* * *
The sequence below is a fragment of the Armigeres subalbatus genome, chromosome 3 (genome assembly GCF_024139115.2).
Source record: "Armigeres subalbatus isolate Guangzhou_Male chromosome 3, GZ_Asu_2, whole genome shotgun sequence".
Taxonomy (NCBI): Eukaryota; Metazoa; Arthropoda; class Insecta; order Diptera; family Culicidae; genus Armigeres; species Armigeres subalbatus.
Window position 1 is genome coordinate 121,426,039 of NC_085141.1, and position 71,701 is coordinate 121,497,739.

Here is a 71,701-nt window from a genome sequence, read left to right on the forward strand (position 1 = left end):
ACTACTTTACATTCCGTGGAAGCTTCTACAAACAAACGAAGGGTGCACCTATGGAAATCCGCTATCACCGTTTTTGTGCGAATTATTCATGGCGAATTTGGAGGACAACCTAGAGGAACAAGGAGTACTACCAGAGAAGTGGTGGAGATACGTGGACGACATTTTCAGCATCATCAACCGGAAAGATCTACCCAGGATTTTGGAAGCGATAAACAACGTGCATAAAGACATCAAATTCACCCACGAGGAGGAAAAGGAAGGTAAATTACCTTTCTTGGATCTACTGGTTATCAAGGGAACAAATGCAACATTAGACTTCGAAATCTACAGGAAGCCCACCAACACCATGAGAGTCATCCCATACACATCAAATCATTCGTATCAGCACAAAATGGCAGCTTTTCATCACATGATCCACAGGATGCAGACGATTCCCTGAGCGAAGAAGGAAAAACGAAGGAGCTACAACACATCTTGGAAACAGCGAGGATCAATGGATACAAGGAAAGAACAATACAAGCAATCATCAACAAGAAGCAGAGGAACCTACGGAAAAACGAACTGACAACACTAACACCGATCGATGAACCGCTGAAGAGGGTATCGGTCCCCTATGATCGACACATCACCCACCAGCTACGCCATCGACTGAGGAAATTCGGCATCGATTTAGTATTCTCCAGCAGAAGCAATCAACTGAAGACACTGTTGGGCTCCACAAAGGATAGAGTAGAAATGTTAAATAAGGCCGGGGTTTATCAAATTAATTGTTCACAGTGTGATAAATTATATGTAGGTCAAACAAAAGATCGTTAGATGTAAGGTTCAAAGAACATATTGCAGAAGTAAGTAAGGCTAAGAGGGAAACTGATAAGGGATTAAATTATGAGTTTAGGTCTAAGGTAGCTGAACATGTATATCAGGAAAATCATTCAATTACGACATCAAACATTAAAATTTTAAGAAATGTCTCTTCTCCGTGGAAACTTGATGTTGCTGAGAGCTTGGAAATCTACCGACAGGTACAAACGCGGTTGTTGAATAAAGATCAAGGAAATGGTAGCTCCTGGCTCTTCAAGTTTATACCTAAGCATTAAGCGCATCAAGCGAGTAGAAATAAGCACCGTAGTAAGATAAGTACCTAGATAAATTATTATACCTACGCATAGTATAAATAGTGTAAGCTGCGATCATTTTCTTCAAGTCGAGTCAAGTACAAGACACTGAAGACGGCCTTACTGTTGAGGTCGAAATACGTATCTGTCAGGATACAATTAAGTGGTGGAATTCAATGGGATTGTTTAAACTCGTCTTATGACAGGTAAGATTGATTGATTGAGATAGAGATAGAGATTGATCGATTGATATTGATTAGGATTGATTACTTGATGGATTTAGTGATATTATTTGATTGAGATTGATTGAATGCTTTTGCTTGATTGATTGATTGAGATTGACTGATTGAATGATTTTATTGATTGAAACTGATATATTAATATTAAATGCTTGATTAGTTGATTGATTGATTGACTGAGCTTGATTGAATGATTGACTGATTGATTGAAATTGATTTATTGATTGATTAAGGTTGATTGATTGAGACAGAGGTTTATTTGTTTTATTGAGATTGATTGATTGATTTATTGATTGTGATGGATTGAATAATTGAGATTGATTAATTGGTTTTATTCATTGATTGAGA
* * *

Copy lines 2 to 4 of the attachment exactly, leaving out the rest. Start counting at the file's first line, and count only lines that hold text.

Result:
Source record: "Armigeres subalbatus isolate Guangzhou_Male chromosome 3, GZ_Asu_2, whole genome shotgun sequence".
Taxonomy (NCBI): Eukaryota; Metazoa; Arthropoda; class Insecta; order Diptera; family Culicidae; genus Armigeres; species Armigeres subalbatus.
Window position 1 is genome coordinate 121,426,039 of NC_085141.1, and position 71,701 is coordinate 121,497,739.